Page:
The Xcode Playgrounds feature and REPL were a personal passion of mine, to make programming more interactive and approachable. The Xcode and LLDB teams have done a phenomenal job turning crazy ideas into something truly great. Playgrounds were heavily influenced by Bret Victor’s ideas, by Light Table and by many other interactive systems. I hope that by making programming more approachable and fun, we’ll appeal to the next generation of programmers and to help redefine how Computer Science is taught.

A beautiful sentiment. It made me feel bad for laughing when I read this.


There are some not-great things about Swift that are immediately obvious right out of the gate.

  1. It was not, and will not be, developed in the open so that people will have advanced knowledge of new features in the language, or be able to propose, or respond to, features in the language.
  2. It can’t be run on any other operating system. (You could write a web service in Swift, but it would need to run on Apple hardware.)
  3. The development IDE, Playground, looks great, but that will be the IDE.
  4. Security. Apple is the only one that will really be able to do anything with the guts of the language, and the compiler. Not that anything would happen.
  5. It is not one of many, similar, existing languages.

Those are ALL the things I expect of any Apple language. I don’t expect them to start a standards body where people can weigh in on this stuff. Pfft. What possible incentive is there for them to do that when the goal is not to increase adoption of the language on competing platforms, but to increase adoption of their platforms.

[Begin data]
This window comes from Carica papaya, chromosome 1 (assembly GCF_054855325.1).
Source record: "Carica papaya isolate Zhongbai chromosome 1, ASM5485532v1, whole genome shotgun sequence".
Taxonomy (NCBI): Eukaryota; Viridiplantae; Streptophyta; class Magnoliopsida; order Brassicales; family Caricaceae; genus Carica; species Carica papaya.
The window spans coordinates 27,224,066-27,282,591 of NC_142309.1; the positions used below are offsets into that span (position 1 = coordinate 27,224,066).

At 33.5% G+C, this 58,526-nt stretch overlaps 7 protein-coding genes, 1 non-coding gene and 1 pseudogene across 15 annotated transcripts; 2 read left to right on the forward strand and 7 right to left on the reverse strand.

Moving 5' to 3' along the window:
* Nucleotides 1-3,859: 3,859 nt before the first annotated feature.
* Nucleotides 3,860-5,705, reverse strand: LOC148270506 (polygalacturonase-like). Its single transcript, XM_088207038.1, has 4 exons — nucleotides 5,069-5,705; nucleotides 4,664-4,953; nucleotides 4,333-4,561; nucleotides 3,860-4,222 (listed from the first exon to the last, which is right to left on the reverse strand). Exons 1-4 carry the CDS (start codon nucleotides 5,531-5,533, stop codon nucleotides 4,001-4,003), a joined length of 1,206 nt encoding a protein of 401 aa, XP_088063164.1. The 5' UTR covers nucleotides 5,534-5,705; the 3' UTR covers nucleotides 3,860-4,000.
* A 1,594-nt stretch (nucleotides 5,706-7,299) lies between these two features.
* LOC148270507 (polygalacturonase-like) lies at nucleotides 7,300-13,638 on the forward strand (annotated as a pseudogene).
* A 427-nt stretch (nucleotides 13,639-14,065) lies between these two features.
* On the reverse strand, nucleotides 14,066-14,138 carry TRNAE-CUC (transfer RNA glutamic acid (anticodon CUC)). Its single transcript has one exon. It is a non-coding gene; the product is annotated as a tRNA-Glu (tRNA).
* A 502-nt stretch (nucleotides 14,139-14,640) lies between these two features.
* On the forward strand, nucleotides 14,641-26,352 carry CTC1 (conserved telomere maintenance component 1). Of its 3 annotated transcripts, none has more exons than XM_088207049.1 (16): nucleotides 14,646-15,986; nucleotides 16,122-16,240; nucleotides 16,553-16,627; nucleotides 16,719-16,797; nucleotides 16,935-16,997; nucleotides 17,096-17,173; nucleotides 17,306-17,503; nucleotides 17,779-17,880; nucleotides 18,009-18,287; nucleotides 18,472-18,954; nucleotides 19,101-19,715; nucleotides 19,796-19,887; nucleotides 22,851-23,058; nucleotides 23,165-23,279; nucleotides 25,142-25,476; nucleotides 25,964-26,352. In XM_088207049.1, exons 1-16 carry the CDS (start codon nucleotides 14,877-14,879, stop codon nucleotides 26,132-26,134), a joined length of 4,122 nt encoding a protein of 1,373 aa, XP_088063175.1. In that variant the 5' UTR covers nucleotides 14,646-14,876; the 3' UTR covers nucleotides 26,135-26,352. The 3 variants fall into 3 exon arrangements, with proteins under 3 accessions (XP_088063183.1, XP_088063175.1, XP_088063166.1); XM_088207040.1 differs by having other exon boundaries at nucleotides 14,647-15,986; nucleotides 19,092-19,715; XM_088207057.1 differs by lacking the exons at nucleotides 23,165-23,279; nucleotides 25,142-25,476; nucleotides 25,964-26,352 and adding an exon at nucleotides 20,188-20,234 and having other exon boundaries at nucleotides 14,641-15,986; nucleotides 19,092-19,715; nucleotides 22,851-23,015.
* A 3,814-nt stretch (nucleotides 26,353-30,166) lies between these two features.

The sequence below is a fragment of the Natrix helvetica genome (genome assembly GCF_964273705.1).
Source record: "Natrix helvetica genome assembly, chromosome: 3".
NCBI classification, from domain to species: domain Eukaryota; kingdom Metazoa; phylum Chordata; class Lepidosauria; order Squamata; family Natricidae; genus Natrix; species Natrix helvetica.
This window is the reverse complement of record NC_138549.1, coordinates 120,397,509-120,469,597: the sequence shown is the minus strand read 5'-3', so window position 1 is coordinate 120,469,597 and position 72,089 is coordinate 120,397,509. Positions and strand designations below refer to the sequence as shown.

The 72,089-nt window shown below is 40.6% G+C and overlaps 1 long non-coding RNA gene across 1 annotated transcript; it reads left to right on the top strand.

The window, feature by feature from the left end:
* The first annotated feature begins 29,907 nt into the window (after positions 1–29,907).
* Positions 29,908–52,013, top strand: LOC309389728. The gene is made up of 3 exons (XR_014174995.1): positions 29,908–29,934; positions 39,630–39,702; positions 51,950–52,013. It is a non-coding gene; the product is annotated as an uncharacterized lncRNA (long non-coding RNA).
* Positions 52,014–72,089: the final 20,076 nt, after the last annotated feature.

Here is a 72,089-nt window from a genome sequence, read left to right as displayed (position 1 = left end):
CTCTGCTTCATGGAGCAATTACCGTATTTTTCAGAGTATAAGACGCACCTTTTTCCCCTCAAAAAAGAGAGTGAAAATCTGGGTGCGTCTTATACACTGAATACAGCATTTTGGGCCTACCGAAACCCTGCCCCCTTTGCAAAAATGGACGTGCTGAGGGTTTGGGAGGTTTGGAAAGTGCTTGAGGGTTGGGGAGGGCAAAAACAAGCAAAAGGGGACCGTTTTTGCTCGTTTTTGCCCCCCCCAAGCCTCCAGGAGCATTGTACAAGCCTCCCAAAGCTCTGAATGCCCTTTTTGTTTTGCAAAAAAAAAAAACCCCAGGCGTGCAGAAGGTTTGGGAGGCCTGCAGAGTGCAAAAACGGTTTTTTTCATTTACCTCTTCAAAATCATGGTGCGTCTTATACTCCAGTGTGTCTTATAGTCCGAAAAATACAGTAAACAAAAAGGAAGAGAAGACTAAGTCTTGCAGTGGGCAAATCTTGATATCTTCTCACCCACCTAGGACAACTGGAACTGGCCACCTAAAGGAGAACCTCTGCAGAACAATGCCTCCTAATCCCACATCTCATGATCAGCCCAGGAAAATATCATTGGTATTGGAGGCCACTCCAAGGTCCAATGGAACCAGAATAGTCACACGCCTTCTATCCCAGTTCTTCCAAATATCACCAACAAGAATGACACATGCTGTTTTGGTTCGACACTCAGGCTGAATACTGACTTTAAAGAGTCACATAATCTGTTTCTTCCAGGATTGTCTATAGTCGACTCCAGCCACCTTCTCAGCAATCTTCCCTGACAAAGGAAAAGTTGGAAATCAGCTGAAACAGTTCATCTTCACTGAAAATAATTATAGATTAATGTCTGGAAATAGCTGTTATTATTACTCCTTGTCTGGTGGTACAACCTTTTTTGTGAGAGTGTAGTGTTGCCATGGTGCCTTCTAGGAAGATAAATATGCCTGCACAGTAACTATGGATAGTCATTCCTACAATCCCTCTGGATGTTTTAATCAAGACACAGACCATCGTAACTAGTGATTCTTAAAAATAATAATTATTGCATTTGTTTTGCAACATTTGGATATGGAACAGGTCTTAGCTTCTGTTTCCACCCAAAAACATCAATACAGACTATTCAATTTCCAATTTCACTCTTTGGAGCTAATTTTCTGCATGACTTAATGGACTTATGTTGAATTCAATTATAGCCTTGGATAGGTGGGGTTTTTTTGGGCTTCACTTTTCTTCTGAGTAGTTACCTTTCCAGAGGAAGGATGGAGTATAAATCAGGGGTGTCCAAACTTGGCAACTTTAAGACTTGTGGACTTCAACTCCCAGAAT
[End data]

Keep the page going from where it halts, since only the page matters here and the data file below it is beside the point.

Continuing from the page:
A few, long-time Objective-C developers seem to be averse to Swift. Todd Ditchendorf, former Apple developer, and developer of commercial software, like Fluid, was beside himself on Twitter yesterday. Todd loves Objective-C, and he sees Swift as inferior. I mentioned to him that I was excited about it, because it would help get more people to write software for Apple’s platform, to which he replied:

@joesteel I’m sorry, you must be looking for rational @iTod. You’re currently speaking with emotionally violated @iTod.

Todd’s been linking to complaints against Swift, so anyone interested in seeing this from another angle should definitely be following him. He linked to this piece by David Flanagan, a Mozilla programmer.

The fact that Apple treats a new programming language as a WWDC surprise, says a lot about Apple’s culture, I guess. If I wrote software targeting Apple hardware (or managed people who did) I don’t think I’d be happy at all about having a new language dropped on me from the blue—here’s the new language you’ll be using from now on… go learn it right away!

Naturally, I think David is overstating the urgency to adopt Swift swiftly. Its very design allows it to run alongside Objective-C code — of course it would. It is in Apple’s own interest not to invalidate the a language that is used for everything in both of their operating systems. The reason it was unveiled was to increase excitement about future development. To give guidance that there is a direction things will go eventually. Apple famously had Carbon and Cocoa frameworks for doing things in OS X for a really long time before they deprecated Carbon. There’s no way they expect an overnight switch, as David argues.

Back to the security concern: Unicode. There is a delightful part of Apple’s Swift book that shows unicode characters, and emoji, being used in variable assignment. This is neat, and great for developers of other languages. Python 3 also lets people do this and Armin Ronacher, a prominent developer, has pointed out that it is very possible to include backdoors in code if you substitute certain, lookalike unicode characters. I have not been able to test a similar situation under Swift, but I’d be curious to see how they avoid the same pitfall.

Who Else is Pumped?!

I am! Are you?

2014-06-03 14:50:00